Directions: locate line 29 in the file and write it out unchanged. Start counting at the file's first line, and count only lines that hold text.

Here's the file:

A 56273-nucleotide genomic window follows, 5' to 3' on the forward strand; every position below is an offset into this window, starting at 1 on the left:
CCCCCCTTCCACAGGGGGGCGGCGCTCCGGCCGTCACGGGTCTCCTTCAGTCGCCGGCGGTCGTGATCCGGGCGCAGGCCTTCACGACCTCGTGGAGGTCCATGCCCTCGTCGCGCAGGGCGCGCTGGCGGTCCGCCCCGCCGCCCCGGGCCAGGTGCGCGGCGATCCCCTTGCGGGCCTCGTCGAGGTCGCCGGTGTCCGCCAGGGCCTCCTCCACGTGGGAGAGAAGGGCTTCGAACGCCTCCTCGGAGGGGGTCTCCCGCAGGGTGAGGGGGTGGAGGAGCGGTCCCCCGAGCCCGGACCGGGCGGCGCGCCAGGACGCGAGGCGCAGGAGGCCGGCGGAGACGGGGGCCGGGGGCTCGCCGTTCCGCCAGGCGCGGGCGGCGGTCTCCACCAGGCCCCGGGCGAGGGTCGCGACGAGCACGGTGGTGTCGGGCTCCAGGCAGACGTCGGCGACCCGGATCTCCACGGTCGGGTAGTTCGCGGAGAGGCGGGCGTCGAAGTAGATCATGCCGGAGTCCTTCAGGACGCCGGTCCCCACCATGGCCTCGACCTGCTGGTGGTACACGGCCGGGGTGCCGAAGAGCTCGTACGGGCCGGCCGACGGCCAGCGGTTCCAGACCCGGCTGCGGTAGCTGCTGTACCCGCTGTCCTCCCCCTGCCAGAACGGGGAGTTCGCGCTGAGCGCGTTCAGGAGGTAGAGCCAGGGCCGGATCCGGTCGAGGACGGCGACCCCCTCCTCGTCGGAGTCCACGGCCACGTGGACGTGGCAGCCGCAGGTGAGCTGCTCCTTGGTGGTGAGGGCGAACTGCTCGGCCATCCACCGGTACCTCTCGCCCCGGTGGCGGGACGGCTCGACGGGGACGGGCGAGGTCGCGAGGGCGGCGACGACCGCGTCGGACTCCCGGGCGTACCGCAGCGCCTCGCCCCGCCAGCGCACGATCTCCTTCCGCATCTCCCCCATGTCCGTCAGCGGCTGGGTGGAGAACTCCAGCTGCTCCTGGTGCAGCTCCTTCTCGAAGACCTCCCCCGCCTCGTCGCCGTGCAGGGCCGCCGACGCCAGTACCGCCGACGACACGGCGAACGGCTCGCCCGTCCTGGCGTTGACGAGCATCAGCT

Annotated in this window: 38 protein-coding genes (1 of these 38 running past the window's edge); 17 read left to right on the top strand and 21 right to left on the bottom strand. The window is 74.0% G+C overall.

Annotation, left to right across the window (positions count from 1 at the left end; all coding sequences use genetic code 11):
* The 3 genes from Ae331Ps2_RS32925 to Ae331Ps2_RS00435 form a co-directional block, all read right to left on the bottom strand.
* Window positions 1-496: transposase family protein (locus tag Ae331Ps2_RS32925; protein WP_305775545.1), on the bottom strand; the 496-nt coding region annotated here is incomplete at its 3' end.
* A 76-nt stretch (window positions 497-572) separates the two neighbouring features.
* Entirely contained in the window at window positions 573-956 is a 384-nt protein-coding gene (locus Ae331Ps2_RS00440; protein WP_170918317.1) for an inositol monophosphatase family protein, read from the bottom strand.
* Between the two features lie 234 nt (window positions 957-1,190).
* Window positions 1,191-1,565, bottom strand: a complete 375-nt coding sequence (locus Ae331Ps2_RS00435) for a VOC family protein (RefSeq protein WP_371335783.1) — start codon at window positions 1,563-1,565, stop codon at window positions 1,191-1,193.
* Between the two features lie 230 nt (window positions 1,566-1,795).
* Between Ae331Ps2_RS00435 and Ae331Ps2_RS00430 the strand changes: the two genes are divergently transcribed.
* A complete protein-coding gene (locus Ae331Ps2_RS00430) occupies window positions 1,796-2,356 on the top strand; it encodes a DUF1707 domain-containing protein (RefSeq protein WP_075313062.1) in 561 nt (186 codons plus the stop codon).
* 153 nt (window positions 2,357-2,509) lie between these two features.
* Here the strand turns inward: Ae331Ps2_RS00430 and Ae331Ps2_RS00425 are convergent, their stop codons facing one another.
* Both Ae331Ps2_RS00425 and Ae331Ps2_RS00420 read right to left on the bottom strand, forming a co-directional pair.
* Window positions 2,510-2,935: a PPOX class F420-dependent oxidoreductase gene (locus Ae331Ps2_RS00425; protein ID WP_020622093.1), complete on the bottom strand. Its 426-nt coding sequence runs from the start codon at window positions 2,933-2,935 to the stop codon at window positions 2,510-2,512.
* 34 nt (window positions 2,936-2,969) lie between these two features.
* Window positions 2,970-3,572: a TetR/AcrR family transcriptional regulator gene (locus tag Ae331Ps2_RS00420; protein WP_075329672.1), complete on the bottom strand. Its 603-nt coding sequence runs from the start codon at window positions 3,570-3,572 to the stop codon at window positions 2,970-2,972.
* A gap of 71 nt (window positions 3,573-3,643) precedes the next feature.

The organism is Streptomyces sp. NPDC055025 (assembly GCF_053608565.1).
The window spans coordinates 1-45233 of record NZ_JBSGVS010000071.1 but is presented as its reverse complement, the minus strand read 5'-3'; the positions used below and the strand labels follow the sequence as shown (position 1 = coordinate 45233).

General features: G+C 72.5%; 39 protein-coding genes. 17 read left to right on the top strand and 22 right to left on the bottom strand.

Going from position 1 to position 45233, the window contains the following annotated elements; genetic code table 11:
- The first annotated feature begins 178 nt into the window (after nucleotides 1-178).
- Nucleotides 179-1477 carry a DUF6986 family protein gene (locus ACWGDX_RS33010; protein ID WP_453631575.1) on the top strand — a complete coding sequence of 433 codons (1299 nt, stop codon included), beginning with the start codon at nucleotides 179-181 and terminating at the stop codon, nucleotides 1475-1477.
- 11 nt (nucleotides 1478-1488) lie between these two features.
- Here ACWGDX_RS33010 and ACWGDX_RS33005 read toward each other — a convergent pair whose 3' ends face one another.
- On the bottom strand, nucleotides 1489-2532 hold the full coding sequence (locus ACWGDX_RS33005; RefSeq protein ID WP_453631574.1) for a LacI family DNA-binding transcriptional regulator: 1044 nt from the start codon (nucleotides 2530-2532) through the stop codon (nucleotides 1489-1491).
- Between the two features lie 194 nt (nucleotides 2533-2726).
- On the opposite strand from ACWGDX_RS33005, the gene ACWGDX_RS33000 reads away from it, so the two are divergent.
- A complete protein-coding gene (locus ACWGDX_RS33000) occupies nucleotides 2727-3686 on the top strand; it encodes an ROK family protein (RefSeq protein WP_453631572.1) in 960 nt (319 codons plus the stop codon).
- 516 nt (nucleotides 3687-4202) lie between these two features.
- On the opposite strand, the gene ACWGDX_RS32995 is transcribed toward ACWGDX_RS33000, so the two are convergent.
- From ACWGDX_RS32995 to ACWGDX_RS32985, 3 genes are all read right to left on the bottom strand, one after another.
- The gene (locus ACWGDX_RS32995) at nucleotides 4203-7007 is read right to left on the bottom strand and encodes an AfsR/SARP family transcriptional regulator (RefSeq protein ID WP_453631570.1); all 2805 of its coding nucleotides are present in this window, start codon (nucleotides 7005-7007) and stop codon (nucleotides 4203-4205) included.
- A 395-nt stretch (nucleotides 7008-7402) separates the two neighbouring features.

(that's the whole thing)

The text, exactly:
- On the bottom strand, nucleotides 1489-2532 hold the full coding sequence (locus ACWGDX_RS33005; RefSeq protein ID WP_453631574.1) for a LacI family DNA-binding transcriptional regulator: 1044 nt from the start codon (nucleotides 2530-2532) through the stop codon (nucleotides 1489-1491).